Hand It Over or Set It Down: A User Study of Object Delivery with an Assistive Mobile Manipulator

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Choi, Young Sang
Chen, Tiffany L.
Jain, Advait
Anderson, Cressel D.
Glass, Jonathan D.
Kemp, Charles C.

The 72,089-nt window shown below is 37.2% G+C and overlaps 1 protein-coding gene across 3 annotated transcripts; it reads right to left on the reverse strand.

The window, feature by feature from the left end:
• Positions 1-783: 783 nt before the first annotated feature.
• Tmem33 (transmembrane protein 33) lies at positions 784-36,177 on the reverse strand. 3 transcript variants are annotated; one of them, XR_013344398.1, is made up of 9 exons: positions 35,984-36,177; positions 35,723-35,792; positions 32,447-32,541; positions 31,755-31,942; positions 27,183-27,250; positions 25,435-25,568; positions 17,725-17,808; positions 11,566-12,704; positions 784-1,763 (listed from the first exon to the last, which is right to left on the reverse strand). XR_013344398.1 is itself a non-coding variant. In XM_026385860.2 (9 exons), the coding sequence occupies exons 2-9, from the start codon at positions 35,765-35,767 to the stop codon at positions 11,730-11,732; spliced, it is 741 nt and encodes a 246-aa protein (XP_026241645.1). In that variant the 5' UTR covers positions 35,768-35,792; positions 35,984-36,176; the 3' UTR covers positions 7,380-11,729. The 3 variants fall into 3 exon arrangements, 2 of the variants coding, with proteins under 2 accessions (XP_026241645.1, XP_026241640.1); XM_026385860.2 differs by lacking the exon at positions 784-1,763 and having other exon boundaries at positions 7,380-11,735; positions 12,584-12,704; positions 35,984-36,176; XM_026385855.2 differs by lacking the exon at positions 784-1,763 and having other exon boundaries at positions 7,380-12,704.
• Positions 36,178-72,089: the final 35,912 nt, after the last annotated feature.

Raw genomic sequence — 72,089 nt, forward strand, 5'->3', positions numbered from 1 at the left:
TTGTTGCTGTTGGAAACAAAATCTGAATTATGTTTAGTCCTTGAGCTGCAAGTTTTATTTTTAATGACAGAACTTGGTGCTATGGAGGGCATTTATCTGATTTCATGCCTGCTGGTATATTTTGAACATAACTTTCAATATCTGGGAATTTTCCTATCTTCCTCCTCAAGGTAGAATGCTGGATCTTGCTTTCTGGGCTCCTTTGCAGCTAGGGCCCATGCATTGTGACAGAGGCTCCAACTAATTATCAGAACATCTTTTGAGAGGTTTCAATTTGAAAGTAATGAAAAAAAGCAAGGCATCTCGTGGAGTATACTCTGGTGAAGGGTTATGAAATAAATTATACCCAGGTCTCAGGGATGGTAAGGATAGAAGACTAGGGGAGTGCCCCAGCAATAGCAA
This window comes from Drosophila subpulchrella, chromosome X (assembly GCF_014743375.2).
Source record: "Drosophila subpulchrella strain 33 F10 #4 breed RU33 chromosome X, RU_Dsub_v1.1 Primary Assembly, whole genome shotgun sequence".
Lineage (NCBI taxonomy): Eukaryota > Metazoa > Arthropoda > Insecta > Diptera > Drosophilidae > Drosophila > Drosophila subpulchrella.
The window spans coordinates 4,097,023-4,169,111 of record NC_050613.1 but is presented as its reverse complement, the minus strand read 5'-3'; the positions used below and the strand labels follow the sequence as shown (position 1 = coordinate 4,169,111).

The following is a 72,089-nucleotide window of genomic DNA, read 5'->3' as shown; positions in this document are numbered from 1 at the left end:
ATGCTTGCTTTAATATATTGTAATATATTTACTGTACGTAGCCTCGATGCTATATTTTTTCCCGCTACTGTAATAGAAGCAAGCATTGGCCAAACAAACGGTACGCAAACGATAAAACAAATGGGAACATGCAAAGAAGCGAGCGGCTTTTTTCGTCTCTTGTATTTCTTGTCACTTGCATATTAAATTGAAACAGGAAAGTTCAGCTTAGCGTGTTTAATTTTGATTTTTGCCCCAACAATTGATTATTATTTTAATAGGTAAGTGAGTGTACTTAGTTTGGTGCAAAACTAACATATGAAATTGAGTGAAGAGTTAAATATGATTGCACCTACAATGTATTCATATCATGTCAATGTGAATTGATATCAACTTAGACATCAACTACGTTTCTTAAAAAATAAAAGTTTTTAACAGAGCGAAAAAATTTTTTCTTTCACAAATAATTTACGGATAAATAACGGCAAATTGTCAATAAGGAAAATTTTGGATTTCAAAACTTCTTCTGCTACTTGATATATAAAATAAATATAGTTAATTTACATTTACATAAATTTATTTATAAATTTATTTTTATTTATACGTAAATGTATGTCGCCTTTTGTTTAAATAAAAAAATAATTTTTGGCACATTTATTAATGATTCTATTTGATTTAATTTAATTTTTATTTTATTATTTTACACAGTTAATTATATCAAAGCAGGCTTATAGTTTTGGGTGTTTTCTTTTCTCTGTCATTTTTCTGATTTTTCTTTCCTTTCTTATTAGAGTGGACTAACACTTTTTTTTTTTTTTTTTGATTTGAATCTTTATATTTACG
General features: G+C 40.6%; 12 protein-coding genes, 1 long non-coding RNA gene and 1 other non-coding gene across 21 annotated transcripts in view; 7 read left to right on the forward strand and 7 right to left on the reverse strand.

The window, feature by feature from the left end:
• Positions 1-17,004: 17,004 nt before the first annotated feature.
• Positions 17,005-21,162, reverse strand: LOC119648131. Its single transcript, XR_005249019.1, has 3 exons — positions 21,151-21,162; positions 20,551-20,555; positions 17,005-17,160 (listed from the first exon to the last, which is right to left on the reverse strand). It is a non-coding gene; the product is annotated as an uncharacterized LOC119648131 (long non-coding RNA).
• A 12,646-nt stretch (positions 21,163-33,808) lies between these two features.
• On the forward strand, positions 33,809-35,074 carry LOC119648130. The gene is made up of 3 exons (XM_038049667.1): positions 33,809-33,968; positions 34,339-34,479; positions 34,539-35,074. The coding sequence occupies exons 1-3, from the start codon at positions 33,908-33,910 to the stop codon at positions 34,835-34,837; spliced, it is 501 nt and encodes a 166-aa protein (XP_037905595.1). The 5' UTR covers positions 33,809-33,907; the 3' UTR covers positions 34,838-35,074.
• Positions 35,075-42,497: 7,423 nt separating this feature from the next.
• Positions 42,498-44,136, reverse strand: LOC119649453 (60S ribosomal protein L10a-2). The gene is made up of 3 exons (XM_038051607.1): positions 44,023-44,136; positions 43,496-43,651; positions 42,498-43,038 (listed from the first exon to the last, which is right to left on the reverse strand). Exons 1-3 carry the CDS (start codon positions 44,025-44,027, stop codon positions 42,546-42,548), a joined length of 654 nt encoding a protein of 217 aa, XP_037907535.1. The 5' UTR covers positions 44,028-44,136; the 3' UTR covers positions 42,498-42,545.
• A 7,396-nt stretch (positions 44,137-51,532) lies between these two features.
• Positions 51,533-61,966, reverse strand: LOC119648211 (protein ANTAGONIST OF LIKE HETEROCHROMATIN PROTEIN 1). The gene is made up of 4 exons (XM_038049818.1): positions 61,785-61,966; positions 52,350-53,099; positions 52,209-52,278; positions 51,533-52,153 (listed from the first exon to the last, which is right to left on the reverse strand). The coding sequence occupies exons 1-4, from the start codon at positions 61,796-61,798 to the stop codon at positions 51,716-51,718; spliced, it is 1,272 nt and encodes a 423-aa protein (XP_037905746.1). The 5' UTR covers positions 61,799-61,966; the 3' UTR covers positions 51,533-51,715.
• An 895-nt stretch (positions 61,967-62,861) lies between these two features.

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Delivering an object to a user would be a generally useful capability for service robots. Within this paper, we look at this capability in the context of assistive object retrieval for motor-impaired users. We first describe a behavior-based system that enables our mobile robot EL-E to autonomously deliver an object to a motor-impaired user. We then present our evaluation of this system with 8 motor-impaired patients from the Emory ALS Center. As part of this study, we compared handing the object to the user (direct delivery) with placing the object on a nearby table (indirect delivery). We tested the robot delivering a cordless phone, a medicine bottle, and a TV remote, which were ranked as three of the top four most important objects for robotic delivery by ALS patients in a previous study. Overall, the robot successfully delivered these objects in 126 out of 144 trials (88%) with a success rate of 97% for indirect delivery and 78% for direct delivery. In an accompanying survey, participants showed high satisfaction with the robot with 4 people preferring direct delivery and 4 people preferring indirect delivery. Our results indicate that indirect delivery to a surface can be a robust and reliable delivery method with high user satisfaction, and that robust direct delivery will require methods that handle diverse postures and body types.
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